Pope Francis is doing a lot of good things for the Catholic Church. Now, a message from the Vatican suggests that the church may begin to consider allowing women to be ordained as deacons, a first-ever in the thousands of years in the church’s history. Francis said this week that he intends to set up a commission to study whether or not women can indeed become deacons. If the church decides to allow it, it would be the end of the church’s centuries-long insistence on a male-only clergy.
Currently, women are allowed to give “reflections” at Catholic Masses, but only priests (men) are allowed to preach actual homilies. Questions regarding this were put to Francis from the heads of women’s religious orders, who asked why they could not do some things or play a larger role in the church. His response that the church should consider allowing them to do more was a welcome surprise.
“Constituting an official commission that might study the question?” Francis asked, according a reporter for the National Catholic Reporter. “I believe yes. It would do good for the church to clarify this point. I am in agreement. I will speak to do something like this.”
Deacons, specifically, are ordained ministers in the Roman Catholic Church. In many areas, their responsibilities are the same as priests, performing Masses, baptisms, marriages, and funerals.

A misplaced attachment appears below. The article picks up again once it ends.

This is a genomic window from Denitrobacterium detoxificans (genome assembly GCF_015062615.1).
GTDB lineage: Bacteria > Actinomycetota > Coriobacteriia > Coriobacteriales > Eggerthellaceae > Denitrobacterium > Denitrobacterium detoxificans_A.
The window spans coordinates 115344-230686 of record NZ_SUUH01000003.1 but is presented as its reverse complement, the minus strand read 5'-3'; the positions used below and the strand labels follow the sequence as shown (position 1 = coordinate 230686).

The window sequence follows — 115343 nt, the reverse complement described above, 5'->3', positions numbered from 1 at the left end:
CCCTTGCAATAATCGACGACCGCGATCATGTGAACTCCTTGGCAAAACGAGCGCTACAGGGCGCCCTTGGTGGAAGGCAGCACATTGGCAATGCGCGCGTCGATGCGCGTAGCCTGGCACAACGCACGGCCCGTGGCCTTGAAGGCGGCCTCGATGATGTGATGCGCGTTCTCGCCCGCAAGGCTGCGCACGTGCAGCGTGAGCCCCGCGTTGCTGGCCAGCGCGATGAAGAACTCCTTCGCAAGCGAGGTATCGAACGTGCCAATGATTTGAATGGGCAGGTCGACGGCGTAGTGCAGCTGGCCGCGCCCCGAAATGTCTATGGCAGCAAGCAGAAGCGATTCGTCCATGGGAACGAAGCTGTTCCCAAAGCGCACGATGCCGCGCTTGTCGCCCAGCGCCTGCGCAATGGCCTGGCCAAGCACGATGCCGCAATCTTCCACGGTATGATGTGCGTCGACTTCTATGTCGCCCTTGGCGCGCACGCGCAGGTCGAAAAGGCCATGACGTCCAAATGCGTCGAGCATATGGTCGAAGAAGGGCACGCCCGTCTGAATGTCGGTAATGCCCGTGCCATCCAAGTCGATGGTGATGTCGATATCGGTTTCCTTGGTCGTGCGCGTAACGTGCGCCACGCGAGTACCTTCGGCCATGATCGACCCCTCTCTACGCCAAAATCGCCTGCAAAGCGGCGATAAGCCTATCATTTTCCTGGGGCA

What remains unclear is that the Pope meant that the Vatican would look into the role of women as deacons historically, or if it means there are likely to be female deacons in the future. Deacons must be men over the age of 35, and the rules currently say.
Of Francis’ remarks, Reverend James Bretzke, a theology professor at Boston College, said, “I can’t underscore enough how groundbreaking this is for the church. If women can be ordained as deacons, then this is going to weaken—not destroy, but weaken significantly—the argument that women absolutely are incapable of being ordained as priests. So this is opening more than a crack in the door.”
The Women’s Ordination Conference agrees. “Opening a commission to study the diaconate for women would be a great step for the Vatican in recognizing its own history,” they said in a statement. Simultaneously, the group acknowledges that “while WOC celebrates this step from the Vatican, until women are included in all decision-making structures and as priests and Bishops of the Church, equality remains painfully denied.”